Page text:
Brian Blessed stars in British Society for Heart Failure ‘F-Word’ campaign

May 12, 2021 | Content marketing

Actor Brian Blessed is talking part in a new campaign created by the British Society for Heart Failure (BSH), the professional association of heart failure specialists in the UK.

The campaign, supported by professional associations, charities and Royal Colleges, is to be launched during Heart Failure Awareness Week, 10-16 May 2021. Called ‘Freedom from Failure – the F Word’, it is designed to raise awareness of heart failure and to encourage people to check for and seek medical help early if they recognise the most common symptoms of heart failure:

  • Fighting for breath
  • Fatigue
  • Fluid build-up, often noticeable in the ankles

Blessed, no stranger to heart problems himself, with his well-documented use of expletives and superhuman enthusiasm for life was a natural choice for the campaign. He appears in campaign videos, posters and in social media messaging. In his own words: “Don’t let heart failure stop you from fulfilling your dreams”, Blessed wants to reassure people who recognise symptoms of heart failure in themselves and loved ones for the first time (and those already diagnosed) that you can live a life free from the burden of heart failure symptoms under specialist guidance and care.

Watch his passionate support video: “O SoleMio” here

The ‘Freedom from Failure – the F Word’ campaign, set to run over the next 5 years at least, draws attention to the challenge posed by heart failure as the endpoint for the majority of cardiovascular disease and reflects the increasing burden it is placing directly and indirectly on our health systems and community. There are approximately 1 million people with heart failure in the UK[[i]] and a further 200,000 people are newly diagnosed each year. The risk of death from heart failure is higher than for some of the most common cancers[[ii]] therefore heart failure should be recognised, detected and treated with the same urgency as a disease as malignant as cancer[[iii]].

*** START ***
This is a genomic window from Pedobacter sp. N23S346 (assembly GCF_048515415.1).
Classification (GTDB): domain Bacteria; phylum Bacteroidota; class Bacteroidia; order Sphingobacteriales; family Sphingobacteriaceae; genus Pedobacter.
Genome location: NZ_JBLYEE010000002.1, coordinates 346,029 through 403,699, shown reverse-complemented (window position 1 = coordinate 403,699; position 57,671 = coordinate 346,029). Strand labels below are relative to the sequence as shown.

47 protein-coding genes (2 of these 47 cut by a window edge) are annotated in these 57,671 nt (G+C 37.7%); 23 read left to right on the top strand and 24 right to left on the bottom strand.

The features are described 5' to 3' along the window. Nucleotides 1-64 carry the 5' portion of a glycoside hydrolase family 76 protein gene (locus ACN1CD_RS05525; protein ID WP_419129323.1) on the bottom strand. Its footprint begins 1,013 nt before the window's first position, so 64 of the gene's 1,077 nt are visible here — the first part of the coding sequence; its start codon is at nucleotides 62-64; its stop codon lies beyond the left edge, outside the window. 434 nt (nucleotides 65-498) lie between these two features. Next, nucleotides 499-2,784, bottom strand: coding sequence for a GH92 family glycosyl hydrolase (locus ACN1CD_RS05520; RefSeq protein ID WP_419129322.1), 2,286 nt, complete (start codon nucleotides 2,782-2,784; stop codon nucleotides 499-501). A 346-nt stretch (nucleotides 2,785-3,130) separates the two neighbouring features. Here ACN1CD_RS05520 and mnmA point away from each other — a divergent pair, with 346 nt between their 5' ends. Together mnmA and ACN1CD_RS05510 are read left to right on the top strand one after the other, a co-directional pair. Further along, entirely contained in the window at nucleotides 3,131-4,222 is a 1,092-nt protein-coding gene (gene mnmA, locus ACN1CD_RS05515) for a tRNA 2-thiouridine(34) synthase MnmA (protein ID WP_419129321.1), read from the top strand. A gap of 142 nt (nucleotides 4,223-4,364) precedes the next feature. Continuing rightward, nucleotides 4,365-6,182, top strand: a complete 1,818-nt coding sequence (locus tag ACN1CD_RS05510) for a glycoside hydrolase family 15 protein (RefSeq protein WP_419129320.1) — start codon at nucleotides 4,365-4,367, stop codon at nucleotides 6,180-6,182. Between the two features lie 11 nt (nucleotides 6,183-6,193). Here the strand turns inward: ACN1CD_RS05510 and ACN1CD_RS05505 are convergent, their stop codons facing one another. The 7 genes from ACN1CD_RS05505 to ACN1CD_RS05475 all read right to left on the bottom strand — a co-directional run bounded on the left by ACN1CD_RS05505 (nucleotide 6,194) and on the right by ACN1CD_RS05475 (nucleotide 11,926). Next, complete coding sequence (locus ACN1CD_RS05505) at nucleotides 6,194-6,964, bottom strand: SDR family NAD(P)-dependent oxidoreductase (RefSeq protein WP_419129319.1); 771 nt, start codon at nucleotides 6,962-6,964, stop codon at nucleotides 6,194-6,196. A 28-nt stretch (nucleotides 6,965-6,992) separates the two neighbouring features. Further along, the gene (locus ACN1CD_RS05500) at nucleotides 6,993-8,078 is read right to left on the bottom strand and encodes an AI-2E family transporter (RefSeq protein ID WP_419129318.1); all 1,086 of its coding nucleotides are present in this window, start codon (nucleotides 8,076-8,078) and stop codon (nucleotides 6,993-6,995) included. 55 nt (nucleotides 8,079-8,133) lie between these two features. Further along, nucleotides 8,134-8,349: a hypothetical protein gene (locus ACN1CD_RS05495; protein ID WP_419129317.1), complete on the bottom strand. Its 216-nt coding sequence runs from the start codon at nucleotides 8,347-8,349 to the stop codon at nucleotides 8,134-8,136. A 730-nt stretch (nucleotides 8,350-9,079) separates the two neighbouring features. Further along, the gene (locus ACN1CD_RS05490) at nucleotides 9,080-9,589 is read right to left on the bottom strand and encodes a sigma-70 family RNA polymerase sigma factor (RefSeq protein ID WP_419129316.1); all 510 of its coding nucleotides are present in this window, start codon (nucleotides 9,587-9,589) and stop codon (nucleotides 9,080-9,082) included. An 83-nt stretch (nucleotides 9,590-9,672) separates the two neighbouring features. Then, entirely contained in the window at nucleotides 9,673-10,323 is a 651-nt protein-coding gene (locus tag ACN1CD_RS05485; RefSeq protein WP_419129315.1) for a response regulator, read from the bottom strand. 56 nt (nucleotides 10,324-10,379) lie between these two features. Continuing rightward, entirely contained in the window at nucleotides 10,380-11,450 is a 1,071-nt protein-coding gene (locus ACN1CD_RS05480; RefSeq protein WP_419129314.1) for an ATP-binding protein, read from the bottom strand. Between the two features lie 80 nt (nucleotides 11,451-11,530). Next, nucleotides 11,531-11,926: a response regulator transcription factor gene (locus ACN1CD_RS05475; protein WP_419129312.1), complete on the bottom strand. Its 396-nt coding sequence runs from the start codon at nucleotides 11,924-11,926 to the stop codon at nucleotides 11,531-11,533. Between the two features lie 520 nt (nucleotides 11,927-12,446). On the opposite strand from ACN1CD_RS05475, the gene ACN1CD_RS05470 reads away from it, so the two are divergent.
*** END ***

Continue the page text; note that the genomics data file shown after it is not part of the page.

According to the recent NICE Impact report, 80% of heart failure is diagnosed in hospital but 40% of people had symptoms that should have triggered an earlier assessment in primary care. This suggests that many people who are living with undiagnosed heart failure[i] are only seeking medical help as an emergency admission into hospital.

A 77 year old lady in Devon, admitted to Intensive Care with CoViD-19 and looked after by a heart failure nurse (who like many others had been redeployed in the pandemic), was incredibly unwell and went into cardiac arrest several times. She was diagnosed with heart failure during that admission and has subsequently been cared for by the heart failure nurse community team (including the nurse who met her on ICU) and discharged on optimised treatment.

Fighting for breath/ breathlessness (on exertion or even at rest), a common reason for a doctor visit, is difficult to differentiate from other conditions which can add delays to correct diagnosis. Laurence (67 years) in London was treated for bronchitis for 6 months and Andy (59 years) in Rutland for asthma prior to a diagnosis of heart failure. Yet an easy, critical early diagnostic test which can be done by the General Practice team and is available in most of the UK, is the blood test for NT-pro BNP. It can indicate if symptoms are likely to be due to heart failure (or not), how urgently further diagnostic tests are needed and helps set a patient onto the correct pathway with subsequent referral to the appropriate service or specialist.

BSH Chair, Dr Simon Williams, Consultant Cardiologist, Heart Failure Specialist commented: “Heart failure is arguably the biggest success story of modern day medicine, we have made extraordinary progress over the last 2 decades. And whilst it remains a burdensome, often debilitating condition, with appropriate management it is possible for people to live well with heart failure. Outcomes can be dramatically improved through earlier, faster diagnosis and expediting optimal treatment onto guideline recommended therapies[[v]]. This is an important aim of the care we provide as Heart Failure Specialists.”

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